Sour raisins: Karnataka’s hard work is Maharashtra’s gain

Karnataka farmers are doing all the hard work, but it is Maharashtra that is boosting its brand and taking all the credit.

Published: 10th July 2022 06:19 AM  |   Last Updated: 10th July 2022 06:19 AM   |  A+A-

A grape grower inspects his crop left in the sun to dry in Vijayapura | Express

Express News Service

BENGALURU: Karnataka farmers are doing all the hard work, but it is Maharashtra that is boosting its brand and taking all the credit. This, only because Karnataka lacks adequate facilities to store raisins that are best in the country. Farmers from the grape belt of Vijayapura are forced to take their produce across the border causing a loss of some serious revenue and branding for Karnataka. Karnataka is the second-largest grape-growing state in the country after Maharashtra, while over 70 per cent of growers are from Vijayapura district.

Cultivated in over 20,000 hectares, the annual grape production is around 5 lakh tonnes. Of this, 4 lakh tonnes are dried to make raisins, while the remaining is used to make wines. MS Rudregowda, president, Vijayapura Grape Growers’ Association, said four lakh tonnes of grapes yield one lakh tonne of raisins.

But Karnataka does not have the facility to store such large quantities. “Private and governmentowned storage facilities can hold up to 25,000 kg. The remaining goes to Maharashtra, which has better facilities and the biggest market in the country. With branding by Maharashtra, raisins from Karnataka are exported to the Middle East, Singapore and other countries,” he said.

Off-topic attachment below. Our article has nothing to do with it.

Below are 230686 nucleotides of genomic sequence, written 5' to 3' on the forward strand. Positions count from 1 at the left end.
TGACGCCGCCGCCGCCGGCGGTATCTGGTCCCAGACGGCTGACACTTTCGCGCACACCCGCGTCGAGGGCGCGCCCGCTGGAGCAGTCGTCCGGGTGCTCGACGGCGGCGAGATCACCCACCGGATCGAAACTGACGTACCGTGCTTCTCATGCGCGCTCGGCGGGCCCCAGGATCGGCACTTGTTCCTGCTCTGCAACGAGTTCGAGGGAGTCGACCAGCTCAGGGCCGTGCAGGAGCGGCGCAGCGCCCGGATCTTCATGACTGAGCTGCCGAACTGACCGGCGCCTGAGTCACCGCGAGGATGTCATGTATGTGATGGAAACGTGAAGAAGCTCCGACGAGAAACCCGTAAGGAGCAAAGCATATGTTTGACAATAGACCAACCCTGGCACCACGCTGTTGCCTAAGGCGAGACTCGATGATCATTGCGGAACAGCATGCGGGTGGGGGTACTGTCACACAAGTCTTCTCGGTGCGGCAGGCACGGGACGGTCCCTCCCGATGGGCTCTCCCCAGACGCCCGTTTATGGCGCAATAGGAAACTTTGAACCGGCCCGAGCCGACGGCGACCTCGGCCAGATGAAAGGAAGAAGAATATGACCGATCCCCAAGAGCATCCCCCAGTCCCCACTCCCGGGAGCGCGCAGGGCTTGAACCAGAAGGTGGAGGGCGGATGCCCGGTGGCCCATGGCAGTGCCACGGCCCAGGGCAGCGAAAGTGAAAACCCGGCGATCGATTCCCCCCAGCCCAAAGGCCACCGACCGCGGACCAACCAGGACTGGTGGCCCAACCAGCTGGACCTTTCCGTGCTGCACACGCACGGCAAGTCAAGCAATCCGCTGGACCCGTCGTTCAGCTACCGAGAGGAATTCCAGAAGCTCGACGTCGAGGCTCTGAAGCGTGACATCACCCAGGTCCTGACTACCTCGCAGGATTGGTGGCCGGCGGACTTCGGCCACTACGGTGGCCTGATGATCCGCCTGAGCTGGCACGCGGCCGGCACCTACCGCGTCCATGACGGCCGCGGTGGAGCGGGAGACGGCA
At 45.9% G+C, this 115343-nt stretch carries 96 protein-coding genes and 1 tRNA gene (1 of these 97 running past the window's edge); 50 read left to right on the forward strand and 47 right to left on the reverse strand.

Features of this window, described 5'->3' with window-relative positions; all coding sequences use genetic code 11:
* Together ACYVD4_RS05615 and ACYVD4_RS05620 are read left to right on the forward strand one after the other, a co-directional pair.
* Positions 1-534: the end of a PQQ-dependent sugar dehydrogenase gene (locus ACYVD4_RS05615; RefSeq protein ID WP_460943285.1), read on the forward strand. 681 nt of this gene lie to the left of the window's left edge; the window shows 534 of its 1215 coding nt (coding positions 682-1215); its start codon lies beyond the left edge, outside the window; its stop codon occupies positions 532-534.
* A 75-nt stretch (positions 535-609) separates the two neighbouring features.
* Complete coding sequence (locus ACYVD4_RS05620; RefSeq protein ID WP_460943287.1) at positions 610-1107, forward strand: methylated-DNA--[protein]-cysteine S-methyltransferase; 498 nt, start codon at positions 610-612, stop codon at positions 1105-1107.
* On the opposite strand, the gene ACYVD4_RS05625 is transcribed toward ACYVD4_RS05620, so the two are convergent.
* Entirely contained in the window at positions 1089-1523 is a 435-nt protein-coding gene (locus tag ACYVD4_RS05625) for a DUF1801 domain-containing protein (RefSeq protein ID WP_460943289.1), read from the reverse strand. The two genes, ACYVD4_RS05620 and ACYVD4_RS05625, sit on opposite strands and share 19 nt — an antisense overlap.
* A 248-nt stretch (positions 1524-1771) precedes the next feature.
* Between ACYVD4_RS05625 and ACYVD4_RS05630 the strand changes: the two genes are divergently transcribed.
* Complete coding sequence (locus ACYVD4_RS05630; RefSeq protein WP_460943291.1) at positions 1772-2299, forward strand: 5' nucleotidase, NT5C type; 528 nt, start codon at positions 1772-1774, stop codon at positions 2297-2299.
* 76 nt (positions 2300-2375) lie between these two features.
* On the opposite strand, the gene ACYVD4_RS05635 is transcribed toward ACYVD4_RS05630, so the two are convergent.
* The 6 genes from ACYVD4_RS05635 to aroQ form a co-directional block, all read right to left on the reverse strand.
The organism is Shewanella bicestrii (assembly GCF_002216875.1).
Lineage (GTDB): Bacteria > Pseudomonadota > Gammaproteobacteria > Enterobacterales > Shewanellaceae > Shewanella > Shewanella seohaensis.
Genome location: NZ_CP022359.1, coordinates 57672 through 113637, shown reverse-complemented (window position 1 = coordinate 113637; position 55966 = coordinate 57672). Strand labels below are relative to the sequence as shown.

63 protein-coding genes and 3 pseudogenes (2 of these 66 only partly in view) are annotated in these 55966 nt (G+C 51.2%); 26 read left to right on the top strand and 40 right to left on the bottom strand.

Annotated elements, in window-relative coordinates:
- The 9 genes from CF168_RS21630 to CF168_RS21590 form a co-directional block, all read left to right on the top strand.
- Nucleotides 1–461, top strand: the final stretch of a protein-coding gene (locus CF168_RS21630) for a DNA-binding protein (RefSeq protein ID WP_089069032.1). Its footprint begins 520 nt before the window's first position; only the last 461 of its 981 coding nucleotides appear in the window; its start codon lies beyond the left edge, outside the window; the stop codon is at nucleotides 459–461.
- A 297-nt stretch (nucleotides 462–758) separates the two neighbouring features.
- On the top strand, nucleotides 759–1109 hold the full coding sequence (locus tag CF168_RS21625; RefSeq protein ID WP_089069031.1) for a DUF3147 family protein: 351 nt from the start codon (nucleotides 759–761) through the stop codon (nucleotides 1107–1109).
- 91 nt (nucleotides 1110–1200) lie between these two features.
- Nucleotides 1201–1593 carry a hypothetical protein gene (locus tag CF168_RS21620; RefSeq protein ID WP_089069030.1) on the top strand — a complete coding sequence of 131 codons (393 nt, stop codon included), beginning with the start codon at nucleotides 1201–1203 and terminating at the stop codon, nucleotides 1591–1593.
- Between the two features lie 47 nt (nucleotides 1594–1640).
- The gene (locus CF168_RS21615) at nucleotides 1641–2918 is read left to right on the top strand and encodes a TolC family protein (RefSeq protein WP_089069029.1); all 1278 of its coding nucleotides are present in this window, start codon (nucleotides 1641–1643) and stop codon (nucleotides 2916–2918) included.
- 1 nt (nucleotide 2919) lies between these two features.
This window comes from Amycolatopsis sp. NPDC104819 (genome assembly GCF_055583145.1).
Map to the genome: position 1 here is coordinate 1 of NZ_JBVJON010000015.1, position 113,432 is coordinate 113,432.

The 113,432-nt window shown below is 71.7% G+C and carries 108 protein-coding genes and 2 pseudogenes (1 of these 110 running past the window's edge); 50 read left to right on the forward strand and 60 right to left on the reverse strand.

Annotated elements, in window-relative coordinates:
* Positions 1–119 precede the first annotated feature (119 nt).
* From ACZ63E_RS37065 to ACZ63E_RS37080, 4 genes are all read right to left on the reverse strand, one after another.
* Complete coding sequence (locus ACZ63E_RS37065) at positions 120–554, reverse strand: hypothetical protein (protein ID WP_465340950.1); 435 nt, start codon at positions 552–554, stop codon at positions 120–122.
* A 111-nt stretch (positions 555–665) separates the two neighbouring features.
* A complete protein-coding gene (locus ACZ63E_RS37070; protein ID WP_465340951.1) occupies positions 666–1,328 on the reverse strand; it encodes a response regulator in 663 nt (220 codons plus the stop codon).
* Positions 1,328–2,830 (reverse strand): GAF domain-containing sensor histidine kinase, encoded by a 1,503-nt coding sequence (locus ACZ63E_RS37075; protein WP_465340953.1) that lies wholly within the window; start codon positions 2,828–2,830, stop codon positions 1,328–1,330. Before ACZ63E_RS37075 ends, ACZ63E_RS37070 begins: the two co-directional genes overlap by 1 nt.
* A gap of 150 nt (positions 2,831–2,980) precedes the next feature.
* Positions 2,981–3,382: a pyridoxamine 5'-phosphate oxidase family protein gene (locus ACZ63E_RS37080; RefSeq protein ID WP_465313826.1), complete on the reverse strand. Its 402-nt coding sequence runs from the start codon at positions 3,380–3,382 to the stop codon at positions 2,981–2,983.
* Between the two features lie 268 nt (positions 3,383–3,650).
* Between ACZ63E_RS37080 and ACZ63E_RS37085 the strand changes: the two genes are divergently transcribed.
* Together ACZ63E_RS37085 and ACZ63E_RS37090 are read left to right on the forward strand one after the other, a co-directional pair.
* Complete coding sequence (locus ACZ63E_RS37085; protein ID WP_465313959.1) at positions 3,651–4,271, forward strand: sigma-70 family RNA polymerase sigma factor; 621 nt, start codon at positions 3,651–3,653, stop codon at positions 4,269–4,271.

Raisins from the state generate revenue of Rs 2,000 crore, of which over Rs 100 crore is paid as GST to Maharashtra. The neighbouring state also gains by way of APMC cess. The Association is now demanding Rs 400 crore to build storage facilities. Horticulture Department sources said there is a proposal to give the funds to the Farmers Produce Organisation or farmer cooperatives.

But local farmers are opposing any publicprivate partnership. In the first phase, the government is planning to set up a facility to hold 50,000 kg of raisins at Vijayapura, while Chief Minister Basavaraj Bommai too has shown interest. Even if the project is started now, it will take over two years to complete, sources said. Horticulture Minister Munirathna said his department too is proposing to set up a cold storage facility in Vijayapura. “I have asked officials to get details of raisins and grapes, the varieties and harvesting seasons. Once I get the details, we will discuss and take action.”

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